As of today (January 4, 2018), 3 US States – New York, Michigan & Louisiana – and 2 US Territories – American Samoa & Northern Mariana Islands – remain non-compliant with the Real ID Act requirements and have not received an extension from the Department of Homeland Security which means that, barring any extensions or approvals, travelers from these jurisdictions will need an alternative form of identification such as a current US Passport to board US domestic flights beginning on Jan. 22, 2018.
The REAL ID Act establishes minimum security standards for license issuance and production and prohibits Federal agencies from accepting for certain purposes driver’s licenses and identification cards from states not meeting the Act’s minimum standards. The purposes covered by the Act are: accessing Federal facilities, entering nuclear power plants, and, boarding federally regulated commercial aircraft.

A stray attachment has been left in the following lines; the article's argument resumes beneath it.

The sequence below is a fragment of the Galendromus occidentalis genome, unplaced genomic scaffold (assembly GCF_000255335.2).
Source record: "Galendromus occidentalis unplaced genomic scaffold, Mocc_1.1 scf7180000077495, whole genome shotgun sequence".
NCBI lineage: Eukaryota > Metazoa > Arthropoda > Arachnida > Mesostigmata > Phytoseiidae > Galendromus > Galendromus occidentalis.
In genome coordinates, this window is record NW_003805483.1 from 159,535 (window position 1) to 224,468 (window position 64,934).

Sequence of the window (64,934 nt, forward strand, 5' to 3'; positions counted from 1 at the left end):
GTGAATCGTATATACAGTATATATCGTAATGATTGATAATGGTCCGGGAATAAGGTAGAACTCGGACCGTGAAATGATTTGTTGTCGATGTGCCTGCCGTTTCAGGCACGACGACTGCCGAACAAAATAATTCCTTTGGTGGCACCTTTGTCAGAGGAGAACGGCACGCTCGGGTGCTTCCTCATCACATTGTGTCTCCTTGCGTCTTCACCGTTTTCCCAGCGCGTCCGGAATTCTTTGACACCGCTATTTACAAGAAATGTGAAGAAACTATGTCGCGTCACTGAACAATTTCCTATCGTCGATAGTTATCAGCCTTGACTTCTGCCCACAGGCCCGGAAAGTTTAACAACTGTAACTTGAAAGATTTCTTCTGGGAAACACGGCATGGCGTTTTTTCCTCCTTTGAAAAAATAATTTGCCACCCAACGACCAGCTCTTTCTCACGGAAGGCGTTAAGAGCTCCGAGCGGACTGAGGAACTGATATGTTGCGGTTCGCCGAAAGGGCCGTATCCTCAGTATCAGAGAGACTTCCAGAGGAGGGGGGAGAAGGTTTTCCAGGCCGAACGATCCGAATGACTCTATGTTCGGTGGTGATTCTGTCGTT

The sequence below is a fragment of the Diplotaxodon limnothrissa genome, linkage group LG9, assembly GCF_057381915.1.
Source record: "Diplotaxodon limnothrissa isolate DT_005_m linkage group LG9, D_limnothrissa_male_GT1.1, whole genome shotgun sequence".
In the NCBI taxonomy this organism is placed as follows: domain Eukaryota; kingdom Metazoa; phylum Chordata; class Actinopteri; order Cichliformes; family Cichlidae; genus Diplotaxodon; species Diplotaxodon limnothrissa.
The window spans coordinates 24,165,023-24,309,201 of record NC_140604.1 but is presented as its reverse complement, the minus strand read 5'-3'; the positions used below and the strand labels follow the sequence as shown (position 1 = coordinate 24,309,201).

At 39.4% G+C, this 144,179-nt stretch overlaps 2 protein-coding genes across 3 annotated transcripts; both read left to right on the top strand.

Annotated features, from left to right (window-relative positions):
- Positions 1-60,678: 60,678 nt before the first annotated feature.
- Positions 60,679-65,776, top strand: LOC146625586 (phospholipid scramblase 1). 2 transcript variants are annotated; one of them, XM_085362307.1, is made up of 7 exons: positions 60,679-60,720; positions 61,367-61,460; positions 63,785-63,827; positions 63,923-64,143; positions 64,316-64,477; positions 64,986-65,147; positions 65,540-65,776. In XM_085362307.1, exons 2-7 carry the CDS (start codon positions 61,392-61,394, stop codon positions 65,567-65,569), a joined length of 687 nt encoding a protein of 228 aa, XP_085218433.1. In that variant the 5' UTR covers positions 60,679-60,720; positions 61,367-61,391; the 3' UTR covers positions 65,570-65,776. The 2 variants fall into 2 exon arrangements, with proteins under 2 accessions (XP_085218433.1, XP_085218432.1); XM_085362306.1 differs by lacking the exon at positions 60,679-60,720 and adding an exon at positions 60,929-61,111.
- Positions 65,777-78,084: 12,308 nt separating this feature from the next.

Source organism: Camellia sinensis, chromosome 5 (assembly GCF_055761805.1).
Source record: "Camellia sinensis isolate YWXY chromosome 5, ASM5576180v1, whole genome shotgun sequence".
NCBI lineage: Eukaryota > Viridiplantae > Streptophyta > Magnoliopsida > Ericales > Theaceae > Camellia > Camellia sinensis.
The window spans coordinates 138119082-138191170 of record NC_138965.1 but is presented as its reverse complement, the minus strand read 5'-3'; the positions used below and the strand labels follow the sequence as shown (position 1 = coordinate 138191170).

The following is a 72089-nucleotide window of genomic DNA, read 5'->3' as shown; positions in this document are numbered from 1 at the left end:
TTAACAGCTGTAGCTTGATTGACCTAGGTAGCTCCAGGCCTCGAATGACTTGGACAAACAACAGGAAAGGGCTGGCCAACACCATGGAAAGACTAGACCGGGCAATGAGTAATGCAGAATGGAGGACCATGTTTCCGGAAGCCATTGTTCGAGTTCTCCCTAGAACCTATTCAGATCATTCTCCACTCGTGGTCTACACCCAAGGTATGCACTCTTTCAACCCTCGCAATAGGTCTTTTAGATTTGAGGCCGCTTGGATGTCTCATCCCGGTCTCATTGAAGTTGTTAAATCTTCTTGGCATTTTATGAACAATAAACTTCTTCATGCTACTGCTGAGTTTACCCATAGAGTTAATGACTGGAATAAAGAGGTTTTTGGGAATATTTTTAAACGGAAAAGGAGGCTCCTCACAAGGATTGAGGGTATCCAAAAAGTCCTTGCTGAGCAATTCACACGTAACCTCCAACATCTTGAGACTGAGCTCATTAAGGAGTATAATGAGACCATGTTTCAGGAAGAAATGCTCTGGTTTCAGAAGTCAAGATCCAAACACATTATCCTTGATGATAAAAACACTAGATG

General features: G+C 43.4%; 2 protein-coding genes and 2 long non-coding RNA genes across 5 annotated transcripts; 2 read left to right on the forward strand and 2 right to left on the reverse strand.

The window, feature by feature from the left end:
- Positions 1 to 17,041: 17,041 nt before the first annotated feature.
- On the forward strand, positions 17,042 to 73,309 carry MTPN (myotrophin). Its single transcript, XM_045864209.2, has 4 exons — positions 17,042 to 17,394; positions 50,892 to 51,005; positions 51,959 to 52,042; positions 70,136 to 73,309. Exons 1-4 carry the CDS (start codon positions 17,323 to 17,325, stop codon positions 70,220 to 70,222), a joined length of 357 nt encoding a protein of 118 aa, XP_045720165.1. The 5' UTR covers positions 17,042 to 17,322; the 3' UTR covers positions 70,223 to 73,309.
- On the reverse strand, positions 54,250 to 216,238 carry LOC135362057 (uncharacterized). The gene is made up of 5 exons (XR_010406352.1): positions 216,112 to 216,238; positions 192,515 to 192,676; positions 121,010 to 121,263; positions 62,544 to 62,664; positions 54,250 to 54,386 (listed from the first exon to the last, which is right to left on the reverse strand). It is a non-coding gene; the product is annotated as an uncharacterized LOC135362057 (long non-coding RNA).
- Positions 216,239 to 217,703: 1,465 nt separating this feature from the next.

DHS is currently reviewing extension requests from states with extensions that expired on October 10, 2017. DHS will provide further update as these reviews are completed and new extensions are granted. In the meantime, there will be no change in enforcement status for these states. States will have a grace period until January 22, 2018, meaning that Federal agencies (including TSA) will continue to accept driver’s license and identification cards issued by these states in accordance with each agency’s policies.